Women were not admitted as members to the Woolhope Club until 1954 and then only after some objections. But despite the ban some were able to make valuable contributions. In 1867 the Reverend Keys read a paper to the Club about field mushrooms. The interesting observations in the paper stimulated the President, Dr Bull, to organise 'Fungus Forays' which led to the foundation of the British Mycological Society. Mrs Keys had actually made the observations and written the paper. Edith Bull and Alice Ellis were the illustrators of the Herefordshire Pomona published by the Woolhope Club between 1878 and 1884.
It is extraordinary that women were not admitted for 100 years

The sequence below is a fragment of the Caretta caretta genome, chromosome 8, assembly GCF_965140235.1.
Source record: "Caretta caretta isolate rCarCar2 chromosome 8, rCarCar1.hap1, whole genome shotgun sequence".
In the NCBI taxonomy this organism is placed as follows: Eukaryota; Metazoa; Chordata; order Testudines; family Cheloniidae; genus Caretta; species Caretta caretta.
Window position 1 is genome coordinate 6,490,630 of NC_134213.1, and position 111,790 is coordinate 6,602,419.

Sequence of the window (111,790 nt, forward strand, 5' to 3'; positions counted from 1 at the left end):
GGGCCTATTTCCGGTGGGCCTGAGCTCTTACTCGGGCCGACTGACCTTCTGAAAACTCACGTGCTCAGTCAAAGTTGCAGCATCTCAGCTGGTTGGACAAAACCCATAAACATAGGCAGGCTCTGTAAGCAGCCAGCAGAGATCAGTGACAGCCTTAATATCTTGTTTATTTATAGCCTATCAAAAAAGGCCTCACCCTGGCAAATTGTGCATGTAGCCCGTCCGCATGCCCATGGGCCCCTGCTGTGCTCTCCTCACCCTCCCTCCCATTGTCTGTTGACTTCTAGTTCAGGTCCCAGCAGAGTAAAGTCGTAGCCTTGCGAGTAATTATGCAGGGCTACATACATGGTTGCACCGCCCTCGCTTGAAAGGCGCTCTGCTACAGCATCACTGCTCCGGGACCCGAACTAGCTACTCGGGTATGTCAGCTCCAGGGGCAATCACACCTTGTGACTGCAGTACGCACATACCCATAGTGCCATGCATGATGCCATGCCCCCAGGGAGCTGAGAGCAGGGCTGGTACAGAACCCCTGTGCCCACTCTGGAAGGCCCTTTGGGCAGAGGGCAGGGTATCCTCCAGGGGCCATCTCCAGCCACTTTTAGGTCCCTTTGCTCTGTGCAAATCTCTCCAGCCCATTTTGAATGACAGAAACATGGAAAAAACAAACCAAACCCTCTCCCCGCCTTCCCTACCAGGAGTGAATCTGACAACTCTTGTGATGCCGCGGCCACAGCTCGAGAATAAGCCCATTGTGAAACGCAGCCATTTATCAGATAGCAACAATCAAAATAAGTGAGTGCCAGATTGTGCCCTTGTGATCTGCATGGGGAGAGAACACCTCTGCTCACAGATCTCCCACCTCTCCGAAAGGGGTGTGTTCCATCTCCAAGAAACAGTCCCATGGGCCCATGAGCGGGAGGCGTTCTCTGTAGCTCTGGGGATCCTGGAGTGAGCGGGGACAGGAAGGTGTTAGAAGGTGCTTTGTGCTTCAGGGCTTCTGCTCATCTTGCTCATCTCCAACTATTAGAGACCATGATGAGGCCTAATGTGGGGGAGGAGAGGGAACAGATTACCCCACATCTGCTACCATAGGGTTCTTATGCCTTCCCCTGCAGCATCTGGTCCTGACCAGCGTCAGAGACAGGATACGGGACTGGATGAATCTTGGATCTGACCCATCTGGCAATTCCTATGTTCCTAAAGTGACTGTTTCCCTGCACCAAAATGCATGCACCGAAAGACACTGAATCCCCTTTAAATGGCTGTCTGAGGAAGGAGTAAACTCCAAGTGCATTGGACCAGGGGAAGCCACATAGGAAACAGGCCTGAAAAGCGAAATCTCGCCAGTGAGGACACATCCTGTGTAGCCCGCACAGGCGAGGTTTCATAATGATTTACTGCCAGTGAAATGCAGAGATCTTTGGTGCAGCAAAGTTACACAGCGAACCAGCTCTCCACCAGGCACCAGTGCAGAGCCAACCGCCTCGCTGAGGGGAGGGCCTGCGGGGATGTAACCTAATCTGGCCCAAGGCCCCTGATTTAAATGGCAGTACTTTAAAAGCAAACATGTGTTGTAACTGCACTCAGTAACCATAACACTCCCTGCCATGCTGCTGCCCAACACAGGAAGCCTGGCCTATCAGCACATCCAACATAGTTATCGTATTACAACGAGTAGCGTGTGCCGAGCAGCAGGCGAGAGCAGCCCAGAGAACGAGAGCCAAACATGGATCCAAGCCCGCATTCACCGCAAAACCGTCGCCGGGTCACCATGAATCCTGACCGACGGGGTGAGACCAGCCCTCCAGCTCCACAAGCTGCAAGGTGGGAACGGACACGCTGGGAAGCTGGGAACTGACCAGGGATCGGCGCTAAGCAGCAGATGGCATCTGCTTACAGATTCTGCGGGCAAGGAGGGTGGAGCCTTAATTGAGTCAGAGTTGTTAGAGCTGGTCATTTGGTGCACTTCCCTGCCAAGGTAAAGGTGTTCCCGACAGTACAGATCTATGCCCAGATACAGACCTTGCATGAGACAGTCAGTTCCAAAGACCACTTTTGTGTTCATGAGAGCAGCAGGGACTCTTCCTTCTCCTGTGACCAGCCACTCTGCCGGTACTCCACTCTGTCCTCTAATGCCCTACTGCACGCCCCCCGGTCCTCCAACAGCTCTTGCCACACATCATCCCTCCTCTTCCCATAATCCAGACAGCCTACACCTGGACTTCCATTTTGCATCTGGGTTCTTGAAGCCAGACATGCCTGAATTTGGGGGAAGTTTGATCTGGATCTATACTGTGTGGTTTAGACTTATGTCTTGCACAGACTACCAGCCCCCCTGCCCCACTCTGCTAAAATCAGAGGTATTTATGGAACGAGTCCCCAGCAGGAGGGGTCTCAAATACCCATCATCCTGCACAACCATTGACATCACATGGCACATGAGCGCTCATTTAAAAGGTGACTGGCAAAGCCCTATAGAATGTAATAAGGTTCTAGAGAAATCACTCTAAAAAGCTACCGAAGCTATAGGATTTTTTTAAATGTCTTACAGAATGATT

Emma Sarah Hutchinson (1820-1905) came to live in Kimbolton with her parents in 1832 and married the vicar of Kimbolton in 1847. Her husband was a member of the Woolhope Club and a keen botanist. Emma had three sons and four daughters, all of whom were naturalists, Emma herself became a nationally famous lepidopterist with a collection of 15,000 specimens shown often to the club and now in the British Museum. A butterfly is named after her and she is remembered for her breeding and rearing of Lepidoptera. She compiled lists in the Club Transactions.
Agrotis cinerea (Light Feathered Rustic)
Four moths that Sarah caught at Grantsfield, Kimbolton in the 1850s that have not been found in Herefordshire since.